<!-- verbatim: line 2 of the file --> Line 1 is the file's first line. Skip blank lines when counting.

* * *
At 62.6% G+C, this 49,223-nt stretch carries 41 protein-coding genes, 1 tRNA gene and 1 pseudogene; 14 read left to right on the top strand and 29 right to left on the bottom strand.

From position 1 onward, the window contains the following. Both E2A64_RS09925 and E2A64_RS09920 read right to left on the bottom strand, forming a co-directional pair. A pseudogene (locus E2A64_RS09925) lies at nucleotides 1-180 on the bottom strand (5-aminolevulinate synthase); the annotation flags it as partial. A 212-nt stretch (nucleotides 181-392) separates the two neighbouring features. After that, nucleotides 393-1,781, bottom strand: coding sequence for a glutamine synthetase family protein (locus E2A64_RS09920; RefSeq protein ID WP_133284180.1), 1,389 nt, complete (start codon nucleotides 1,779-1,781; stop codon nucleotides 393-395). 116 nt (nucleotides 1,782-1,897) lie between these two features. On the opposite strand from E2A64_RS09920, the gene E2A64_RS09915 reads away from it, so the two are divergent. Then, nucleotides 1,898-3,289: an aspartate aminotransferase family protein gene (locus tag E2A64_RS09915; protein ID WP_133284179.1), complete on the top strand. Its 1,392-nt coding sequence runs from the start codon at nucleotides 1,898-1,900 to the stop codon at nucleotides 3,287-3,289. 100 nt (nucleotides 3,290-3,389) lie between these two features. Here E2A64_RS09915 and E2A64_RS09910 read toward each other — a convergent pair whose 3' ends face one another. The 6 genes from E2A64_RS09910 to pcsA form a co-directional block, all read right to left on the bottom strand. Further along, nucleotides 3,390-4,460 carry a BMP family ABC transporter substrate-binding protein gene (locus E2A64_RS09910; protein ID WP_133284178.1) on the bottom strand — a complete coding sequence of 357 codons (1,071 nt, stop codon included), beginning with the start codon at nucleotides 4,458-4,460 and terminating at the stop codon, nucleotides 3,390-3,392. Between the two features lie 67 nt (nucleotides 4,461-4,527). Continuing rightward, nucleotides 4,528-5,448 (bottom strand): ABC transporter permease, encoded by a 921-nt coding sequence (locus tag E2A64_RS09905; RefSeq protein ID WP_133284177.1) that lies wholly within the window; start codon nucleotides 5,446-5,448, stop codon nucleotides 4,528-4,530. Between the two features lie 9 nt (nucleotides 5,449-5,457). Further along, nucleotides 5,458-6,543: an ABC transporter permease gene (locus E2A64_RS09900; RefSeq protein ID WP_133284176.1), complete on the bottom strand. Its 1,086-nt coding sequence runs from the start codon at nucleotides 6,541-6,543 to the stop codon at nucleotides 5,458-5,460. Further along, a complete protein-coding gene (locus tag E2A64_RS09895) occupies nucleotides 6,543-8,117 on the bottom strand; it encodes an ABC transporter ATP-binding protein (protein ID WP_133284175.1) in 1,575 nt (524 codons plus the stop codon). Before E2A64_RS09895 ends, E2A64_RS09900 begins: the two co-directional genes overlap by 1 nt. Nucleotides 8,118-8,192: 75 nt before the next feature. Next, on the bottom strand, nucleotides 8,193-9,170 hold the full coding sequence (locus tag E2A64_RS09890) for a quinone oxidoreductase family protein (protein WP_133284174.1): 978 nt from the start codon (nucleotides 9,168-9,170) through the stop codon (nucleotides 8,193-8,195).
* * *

From position 1 onward, the window contains the following. Both E2A64_RS09925 and E2A64_RS09920 read right to left on the bottom strand, forming a co-directional pair. A pseudogene (locus E2A64_RS09925) lies at nucleotides 1-180 on the bottom strand (5-aminolevulinate synthase); the annotation flags it as partial. A 212-nt stretch (nucleotides 181-392) separates the two neighbouring features. After that, nucleotides 393-1,781, bottom strand: coding sequence for a glutamine synthetase family protein (locus E2A64_RS09920; RefSeq protein ID WP_133284180.1), 1,389 nt, complete (start codon nucleotides 1,779-1,781; stop codon nucleotides 393-395). 116 nt (nucleotides 1,782-1,897) lie between these two features. On the opposite strand from E2A64_RS09920, the gene E2A64_RS09915 reads away from it, so the two are divergent. Then, nucleotides 1,898-3,289: an aspartate aminotransferase family protein gene (locus tag E2A64_RS09915; protein ID WP_133284179.1), complete on the top strand. Its 1,392-nt coding sequence runs from the start codon at nucleotides 1,898-1,900 to the stop codon at nucleotides 3,287-3,289. 100 nt (nucleotides 3,290-3,389) lie between these two features. Here E2A64_RS09915 and E2A64_RS09910 read toward each other — a convergent pair whose 3' ends face one another. The 6 genes from E2A64_RS09910 to pcsA form a co-directional block, all read right to left on the bottom strand. Further along, nucleotides 3,390-4,460 carry a BMP family ABC transporter substrate-binding protein gene (locus E2A64_RS09910; protein ID WP_133284178.1) on the bottom strand — a complete coding sequence of 357 codons (1,071 nt, stop codon included), beginning with the start codon at nucleotides 4,458-4,460 and terminating at the stop codon, nucleotides 3,390-3,392. Between the two features lie 67 nt (nucleotides 4,461-4,527). Continuing rightward, nucleotides 4,528-5,448 (bottom strand): ABC transporter permease, encoded by a 921-nt coding sequence (locus tag E2A64_RS09905; RefSeq protein ID WP_133284177.1) that lies wholly within the window; start codon nucleotides 5,446-5,448, stop codon nucleotides 4,528-4,530. Between the two features lie 9 nt (nucleotides 5,449-5,457). Further along, nucleotides 5,458-6,543: an ABC transporter permease gene (locus E2A64_RS09900; RefSeq protein ID WP_133284176.1), complete on the bottom strand. Its 1,086-nt coding sequence runs from the start codon at nucleotides 6,541-6,543 to the stop codon at nucleotides 5,458-5,460. Further along, a complete protein-coding gene (locus tag E2A64_RS09895) occupies nucleotides 6,543-8,117 on the bottom strand; it encodes an ABC transporter ATP-binding protein (protein ID WP_133284175.1) in 1,575 nt (524 codons plus the stop codon). Before E2A64_RS09895 ends, E2A64_RS09900 begins: the two co-directional genes overlap by 1 nt. Nucleotides 8,118-8,192: 75 nt before the next feature. Next, on the bottom strand, nucleotides 8,193-9,170 hold the full coding sequence (locus tag E2A64_RS09890) for a quinone oxidoreductase family protein (protein WP_133284174.1): 978 nt from the start codon (nucleotides 9,168-9,170) through the stop codon (nucleotides 8,193-8,195).